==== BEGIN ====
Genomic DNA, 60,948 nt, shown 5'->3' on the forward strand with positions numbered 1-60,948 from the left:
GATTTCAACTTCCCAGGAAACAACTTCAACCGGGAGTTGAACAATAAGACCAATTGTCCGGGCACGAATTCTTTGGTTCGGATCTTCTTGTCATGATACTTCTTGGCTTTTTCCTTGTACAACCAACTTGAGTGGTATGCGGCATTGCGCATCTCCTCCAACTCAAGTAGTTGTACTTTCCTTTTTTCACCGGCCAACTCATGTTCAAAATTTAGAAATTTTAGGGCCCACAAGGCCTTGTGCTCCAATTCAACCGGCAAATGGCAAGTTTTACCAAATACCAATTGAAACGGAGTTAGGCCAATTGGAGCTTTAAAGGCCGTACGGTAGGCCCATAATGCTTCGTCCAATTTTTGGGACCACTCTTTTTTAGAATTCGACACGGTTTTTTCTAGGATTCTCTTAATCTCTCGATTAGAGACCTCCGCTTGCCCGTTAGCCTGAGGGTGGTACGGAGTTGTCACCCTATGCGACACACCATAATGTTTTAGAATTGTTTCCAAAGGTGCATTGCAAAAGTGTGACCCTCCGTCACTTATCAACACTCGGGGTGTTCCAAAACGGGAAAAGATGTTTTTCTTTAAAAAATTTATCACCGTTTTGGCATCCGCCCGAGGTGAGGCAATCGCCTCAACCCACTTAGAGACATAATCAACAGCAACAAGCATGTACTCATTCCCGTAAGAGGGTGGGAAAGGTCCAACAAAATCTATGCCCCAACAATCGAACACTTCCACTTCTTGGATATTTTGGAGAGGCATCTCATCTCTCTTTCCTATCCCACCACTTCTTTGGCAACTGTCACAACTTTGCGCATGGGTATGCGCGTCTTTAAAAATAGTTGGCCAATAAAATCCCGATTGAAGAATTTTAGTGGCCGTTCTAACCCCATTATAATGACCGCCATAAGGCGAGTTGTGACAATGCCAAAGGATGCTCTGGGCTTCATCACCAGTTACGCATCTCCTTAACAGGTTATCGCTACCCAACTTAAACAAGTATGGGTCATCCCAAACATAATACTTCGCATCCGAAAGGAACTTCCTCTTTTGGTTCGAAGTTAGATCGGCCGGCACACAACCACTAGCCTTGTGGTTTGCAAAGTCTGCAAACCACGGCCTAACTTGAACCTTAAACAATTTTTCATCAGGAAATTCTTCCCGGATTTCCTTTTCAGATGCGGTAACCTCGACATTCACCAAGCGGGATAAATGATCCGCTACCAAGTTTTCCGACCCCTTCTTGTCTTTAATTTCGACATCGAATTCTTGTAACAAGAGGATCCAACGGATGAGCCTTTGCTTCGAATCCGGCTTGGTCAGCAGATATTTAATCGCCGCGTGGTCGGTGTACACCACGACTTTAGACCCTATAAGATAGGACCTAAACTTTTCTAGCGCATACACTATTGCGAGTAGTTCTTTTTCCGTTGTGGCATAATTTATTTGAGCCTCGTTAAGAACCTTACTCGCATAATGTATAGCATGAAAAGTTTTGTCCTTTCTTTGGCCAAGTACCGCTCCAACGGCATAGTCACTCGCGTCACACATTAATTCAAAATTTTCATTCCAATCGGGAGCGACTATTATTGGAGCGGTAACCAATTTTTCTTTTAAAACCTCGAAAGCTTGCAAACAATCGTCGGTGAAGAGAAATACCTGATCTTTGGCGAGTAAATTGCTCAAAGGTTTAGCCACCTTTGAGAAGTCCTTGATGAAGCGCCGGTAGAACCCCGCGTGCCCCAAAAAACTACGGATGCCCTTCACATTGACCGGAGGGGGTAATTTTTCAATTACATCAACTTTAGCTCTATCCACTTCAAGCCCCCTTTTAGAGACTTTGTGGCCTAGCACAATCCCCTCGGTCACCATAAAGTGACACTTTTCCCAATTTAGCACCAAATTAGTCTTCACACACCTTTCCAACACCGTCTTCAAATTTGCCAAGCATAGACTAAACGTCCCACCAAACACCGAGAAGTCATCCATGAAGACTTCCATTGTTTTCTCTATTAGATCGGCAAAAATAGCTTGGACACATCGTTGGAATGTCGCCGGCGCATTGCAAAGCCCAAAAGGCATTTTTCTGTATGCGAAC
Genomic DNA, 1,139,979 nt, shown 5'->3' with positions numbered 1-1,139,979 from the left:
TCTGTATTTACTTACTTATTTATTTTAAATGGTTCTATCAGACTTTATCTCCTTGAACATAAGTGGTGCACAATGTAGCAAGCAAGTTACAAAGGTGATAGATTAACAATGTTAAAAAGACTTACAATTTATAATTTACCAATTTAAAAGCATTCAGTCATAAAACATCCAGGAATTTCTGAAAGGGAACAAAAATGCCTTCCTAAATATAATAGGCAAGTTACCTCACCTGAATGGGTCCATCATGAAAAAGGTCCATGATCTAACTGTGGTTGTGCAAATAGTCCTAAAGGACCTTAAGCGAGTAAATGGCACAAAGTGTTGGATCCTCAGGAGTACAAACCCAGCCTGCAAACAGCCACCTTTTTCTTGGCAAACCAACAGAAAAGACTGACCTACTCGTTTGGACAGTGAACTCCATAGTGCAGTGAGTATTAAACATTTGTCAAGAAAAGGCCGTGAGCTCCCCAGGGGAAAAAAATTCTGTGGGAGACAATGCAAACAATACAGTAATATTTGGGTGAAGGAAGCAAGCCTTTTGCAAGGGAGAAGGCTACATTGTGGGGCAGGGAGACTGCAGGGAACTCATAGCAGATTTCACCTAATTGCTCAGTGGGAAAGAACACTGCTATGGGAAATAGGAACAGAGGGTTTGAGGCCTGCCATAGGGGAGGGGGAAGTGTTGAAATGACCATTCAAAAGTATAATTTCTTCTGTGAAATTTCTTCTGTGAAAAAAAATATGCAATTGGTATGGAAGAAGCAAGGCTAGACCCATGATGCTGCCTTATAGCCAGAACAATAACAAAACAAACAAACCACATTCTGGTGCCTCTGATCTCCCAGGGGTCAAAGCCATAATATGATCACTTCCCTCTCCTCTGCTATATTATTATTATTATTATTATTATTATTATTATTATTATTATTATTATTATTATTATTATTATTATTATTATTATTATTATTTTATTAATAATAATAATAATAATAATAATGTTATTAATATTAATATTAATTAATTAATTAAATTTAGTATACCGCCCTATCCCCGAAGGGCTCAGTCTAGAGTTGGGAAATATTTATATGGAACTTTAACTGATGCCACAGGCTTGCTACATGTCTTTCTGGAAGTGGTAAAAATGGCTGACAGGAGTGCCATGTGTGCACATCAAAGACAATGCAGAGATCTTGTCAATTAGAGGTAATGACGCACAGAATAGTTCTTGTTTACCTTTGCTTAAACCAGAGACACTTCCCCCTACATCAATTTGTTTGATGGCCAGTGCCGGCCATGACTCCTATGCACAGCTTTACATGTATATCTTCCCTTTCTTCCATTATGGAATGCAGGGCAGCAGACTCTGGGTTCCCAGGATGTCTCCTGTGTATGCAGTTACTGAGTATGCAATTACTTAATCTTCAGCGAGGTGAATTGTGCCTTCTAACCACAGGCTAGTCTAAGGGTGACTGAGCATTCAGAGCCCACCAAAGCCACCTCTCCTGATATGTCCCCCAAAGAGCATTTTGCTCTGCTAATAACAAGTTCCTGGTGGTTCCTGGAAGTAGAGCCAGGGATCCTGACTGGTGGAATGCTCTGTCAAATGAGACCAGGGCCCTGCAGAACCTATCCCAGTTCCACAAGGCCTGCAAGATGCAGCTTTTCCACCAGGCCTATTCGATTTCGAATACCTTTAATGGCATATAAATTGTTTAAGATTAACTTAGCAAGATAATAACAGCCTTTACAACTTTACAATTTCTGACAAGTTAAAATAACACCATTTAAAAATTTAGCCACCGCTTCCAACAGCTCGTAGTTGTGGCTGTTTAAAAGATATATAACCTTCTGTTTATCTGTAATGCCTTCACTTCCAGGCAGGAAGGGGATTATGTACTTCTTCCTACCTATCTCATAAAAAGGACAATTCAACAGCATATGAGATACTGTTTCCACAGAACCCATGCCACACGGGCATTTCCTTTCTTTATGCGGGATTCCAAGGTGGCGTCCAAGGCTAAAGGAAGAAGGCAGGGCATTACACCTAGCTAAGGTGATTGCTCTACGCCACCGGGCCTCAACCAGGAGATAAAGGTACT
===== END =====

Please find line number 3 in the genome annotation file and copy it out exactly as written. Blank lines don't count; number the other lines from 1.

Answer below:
Genomic DNA, 1,139,979 nt, shown 5'->3' with positions numbered 1-1,139,979 from the left: